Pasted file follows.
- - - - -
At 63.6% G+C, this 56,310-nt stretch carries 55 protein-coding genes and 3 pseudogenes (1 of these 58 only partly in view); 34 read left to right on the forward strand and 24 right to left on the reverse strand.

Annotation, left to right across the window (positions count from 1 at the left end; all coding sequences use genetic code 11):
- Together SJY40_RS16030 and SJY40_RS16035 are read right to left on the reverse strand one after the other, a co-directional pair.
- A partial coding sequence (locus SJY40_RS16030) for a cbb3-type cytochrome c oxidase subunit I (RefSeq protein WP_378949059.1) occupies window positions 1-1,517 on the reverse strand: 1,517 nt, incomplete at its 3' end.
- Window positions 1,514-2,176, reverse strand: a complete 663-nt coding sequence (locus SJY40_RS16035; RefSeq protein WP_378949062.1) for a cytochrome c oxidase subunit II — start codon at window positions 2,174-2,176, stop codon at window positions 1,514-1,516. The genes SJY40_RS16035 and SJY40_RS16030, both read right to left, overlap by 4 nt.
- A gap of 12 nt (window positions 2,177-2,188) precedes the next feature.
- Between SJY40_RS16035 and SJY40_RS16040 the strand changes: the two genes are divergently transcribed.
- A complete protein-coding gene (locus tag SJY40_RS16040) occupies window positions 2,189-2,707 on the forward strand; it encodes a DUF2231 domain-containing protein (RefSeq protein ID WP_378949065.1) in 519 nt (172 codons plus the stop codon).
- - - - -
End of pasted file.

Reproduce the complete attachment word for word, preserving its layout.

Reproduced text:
At 63.6% G+C, this 56,310-nt stretch carries 55 protein-coding genes and 3 pseudogenes (1 of these 58 only partly in view); 34 read left to right on the forward strand and 24 right to left on the reverse strand.

Annotation, left to right across the window (positions count from 1 at the left end; all coding sequences use genetic code 11):
- Together SJY40_RS16030 and SJY40_RS16035 are read right to left on the reverse strand one after the other, a co-directional pair.
- A partial coding sequence (locus SJY40_RS16030) for a cbb3-type cytochrome c oxidase subunit I (RefSeq protein WP_378949059.1) occupies window positions 1-1,517 on the reverse strand: 1,517 nt, incomplete at its 3' end.
- Window positions 1,514-2,176, reverse strand: a complete 663-nt coding sequence (locus SJY40_RS16035; RefSeq protein WP_378949062.1) for a cytochrome c oxidase subunit II — start codon at window positions 2,174-2,176, stop codon at window positions 1,514-1,516. The genes SJY40_RS16035 and SJY40_RS16030, both read right to left, overlap by 4 nt.
- A gap of 12 nt (window positions 2,177-2,188) precedes the next feature.
- Between SJY40_RS16035 and SJY40_RS16040 the strand changes: the two genes are divergently transcribed.
- A complete protein-coding gene (locus tag SJY40_RS16040) occupies window positions 2,189-2,707 on the forward strand; it encodes a DUF2231 domain-containing protein (RefSeq protein ID WP_378949065.1) in 519 nt (172 codons plus the stop codon).